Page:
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Old school Video Game sound and feel Libraries

Hat_Tricky

Active Member
Was wondering if anyone here had some good recommendations for libraries or programs for the following "genres" of game music

8BIT - I see Plogue Chipsounds as a recommended option for 8bit and earlier.


16BIT - Something to recreate the 16bit sound like in the following in particular would be great! Eiher an authentic recreation, or something to sound much like it but with some modern "edge" to it (much like how pixel games these days are more colorful, have lots of depth, but still retain that pixelated charm)

Final Fantasy II

On to the general MIDI? or Red5 (not sure of that name) that was used in Playstation 1 and N64 days. No idea here what formats were used.
Final Fantasy VII

..and whatever else was used in between then and now! Most games NOW seem to be anything under sun from old school techniques, to modern techniques with old school sounds, to full blown Libraries like the ones we're all using here, to live recordings of orchestras.
 

Neifion

Senior Member
For the 8-bit retro sound, have a look at miniBit: https://www.audiothing.net/instruments/minibit/

I used it a lot on the following track:

http://kekomusic.net/track/1023010/24-board-of-directors-tom-vs-the-armies-of-hell?feature_id=172027

As well as the free Cinematic Synthetic Drums (mostly electronic and cinematic stuff, but there are some retro sounds as well):

https://impactsoundworks.com/product/cinematic-synthetic-drums/

You might also have a look at the recently-released Super Audio Cart: https://impactsoundworks.com/product/super-audio-cart/

I haven't used it myself, but it seems pretty comprehensive, albeit more expensive.
 

Farkle

Senior Member
Roland had a software division called Edirol, that had some solid old-style synth emulators. Sonar (PC and MAC) has one of them built in, the Edirol TTS. It feels a lot like the SNES sounds.

If you don't want to get Sonar, you can check Ebay, sometimes the Edirol stuff comes up.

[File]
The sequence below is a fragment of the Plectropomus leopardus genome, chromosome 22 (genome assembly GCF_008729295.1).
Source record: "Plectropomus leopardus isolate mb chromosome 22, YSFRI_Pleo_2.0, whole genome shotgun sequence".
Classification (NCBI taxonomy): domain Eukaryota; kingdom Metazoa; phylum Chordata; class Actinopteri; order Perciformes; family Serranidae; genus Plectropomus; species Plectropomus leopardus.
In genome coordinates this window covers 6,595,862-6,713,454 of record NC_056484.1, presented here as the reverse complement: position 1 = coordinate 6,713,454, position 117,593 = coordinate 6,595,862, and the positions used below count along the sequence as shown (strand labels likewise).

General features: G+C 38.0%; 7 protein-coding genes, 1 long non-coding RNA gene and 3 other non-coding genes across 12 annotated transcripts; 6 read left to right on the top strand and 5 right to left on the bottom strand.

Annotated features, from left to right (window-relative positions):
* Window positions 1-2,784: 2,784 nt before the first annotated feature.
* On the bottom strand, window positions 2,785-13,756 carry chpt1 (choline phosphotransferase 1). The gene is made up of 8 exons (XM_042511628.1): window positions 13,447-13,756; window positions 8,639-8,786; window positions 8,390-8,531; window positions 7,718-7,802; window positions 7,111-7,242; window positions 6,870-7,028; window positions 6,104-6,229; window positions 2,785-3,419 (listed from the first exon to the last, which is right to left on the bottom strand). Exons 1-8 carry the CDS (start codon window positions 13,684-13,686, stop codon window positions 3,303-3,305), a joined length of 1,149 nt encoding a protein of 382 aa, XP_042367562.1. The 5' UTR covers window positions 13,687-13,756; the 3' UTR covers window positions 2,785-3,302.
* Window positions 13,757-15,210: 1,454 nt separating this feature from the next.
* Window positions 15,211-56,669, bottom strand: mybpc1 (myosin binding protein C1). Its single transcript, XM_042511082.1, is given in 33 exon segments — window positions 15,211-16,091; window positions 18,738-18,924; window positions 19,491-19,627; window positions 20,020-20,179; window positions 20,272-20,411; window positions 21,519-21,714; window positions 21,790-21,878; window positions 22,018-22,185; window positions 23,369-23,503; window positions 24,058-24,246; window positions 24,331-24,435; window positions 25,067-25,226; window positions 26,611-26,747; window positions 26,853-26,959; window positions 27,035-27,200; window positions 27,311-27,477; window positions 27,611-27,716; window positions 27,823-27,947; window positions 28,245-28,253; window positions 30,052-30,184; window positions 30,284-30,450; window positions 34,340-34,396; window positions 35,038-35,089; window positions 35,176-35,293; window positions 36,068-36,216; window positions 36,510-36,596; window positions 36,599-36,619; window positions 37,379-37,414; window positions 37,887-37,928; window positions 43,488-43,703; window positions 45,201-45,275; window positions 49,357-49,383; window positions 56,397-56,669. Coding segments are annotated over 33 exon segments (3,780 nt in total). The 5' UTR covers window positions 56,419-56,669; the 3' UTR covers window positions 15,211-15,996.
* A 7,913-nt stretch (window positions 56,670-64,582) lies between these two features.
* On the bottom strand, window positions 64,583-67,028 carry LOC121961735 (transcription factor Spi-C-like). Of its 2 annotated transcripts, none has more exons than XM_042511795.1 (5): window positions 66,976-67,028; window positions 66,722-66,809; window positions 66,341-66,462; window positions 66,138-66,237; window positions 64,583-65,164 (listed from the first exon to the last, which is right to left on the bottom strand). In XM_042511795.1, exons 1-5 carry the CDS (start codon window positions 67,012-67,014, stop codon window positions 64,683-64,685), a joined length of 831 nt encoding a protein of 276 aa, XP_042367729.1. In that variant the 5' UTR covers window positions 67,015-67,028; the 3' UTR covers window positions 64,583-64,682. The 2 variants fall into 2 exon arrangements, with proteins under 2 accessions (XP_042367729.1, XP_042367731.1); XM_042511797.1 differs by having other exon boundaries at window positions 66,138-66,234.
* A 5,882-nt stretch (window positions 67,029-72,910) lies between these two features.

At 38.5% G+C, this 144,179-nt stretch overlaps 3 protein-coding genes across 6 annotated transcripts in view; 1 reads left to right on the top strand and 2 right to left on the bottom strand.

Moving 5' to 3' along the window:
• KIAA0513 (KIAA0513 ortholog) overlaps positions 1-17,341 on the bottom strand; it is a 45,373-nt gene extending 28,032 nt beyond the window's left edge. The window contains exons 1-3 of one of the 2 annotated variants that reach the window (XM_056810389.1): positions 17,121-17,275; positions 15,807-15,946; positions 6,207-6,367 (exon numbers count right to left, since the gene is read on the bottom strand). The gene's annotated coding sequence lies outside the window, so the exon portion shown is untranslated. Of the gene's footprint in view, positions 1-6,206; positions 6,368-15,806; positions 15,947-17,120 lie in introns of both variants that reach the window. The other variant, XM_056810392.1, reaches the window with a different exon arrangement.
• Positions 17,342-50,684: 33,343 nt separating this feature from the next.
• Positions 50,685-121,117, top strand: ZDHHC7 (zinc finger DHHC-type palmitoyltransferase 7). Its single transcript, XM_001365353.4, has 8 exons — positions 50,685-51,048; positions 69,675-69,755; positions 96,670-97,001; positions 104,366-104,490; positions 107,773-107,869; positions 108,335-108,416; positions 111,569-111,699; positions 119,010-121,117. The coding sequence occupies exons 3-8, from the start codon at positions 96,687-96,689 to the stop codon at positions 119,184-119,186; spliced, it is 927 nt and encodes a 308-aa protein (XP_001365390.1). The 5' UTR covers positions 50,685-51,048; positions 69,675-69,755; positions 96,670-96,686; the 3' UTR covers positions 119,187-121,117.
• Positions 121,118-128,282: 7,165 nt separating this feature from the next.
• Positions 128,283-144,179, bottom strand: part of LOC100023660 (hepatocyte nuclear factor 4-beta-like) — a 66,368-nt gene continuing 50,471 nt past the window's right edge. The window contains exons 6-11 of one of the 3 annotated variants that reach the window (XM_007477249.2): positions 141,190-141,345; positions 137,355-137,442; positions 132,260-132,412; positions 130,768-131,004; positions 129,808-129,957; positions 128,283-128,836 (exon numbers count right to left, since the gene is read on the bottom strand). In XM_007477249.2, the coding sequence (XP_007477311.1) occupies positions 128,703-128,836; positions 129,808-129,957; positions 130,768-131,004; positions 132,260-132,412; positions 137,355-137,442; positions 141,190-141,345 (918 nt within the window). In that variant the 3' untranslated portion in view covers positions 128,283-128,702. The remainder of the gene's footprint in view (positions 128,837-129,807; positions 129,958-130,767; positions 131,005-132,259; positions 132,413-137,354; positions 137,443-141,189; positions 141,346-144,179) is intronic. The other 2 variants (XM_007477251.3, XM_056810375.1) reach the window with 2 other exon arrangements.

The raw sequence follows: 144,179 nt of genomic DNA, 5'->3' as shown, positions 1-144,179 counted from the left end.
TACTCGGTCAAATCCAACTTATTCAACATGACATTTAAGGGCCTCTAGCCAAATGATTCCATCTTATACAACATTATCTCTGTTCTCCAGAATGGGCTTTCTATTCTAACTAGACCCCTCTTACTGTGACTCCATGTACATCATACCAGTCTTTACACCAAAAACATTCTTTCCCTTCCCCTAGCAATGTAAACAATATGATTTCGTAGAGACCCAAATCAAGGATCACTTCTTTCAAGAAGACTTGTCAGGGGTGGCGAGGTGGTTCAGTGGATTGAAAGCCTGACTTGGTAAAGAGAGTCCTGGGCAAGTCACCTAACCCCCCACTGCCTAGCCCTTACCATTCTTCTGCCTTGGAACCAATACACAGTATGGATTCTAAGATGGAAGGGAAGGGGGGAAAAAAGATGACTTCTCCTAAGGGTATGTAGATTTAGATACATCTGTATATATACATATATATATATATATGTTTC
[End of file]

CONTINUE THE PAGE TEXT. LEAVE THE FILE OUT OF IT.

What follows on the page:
However, Impact Soundworks recently released a Kontakt instrument, which consists of detailed samples from multiple retro game consoles, including, SNES, Genesis, and NES. It's called Super Audio Kart, and it's spot on awesome. Link below:

https://impactsoundworks.com/product/super-audio-cart/

For what you're looking for, I recommend checking out Impact Soundworks' offering. It's tight.

Mike
 

galactic orange

Sensor Number
Roland had a software division called Edirol, that had some solid old-style synth emulators. Sonar (PC and MAC) has one of them built in, the Edirol TTS. It feels a lot like the SNES sounds.
I think I read somewhere that Uematsu composed Final Fantasy 7 using a Roland SC-88 Sound Canvas module, if you're looking for those sounds. I'm not sure if that's what was actually used in the tracks, but I don't think it would be far off. That was a departure from the previous games in the series which were on the NES (Famicom) and SNES (Super Famicom).

I have Super Audio Cart from Impact Soundworks and it should offer you a large enough selection of sounds to cover the older style sounds. The waveforms from the game systems were sampled, *except* for the SNES sounds because those are proprietary samples that can't be copied legally. But the Impact Soundworks people know what they're doing and re-created nearly approximate sounds of the SNES, and by golly just playing some of them takes me back. It's great and offers a lot of options for sound design. Not as deep as Plogue Chipsounds, but probably more breadth of sounds.

Edit: spelling
 
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kavinsky

misty orchard in the middle of Czechoslovakia
you guys need libraries for everything haha(deep sampled/20 rr's/true legato)

for 8bit - all you need is any basic synth and a degrader/but crusher such as d16 decimort.
for sega stuff any old sf2 banks will do just fine. just google those sounds, they're all available for free.
don't forget the standard GM bank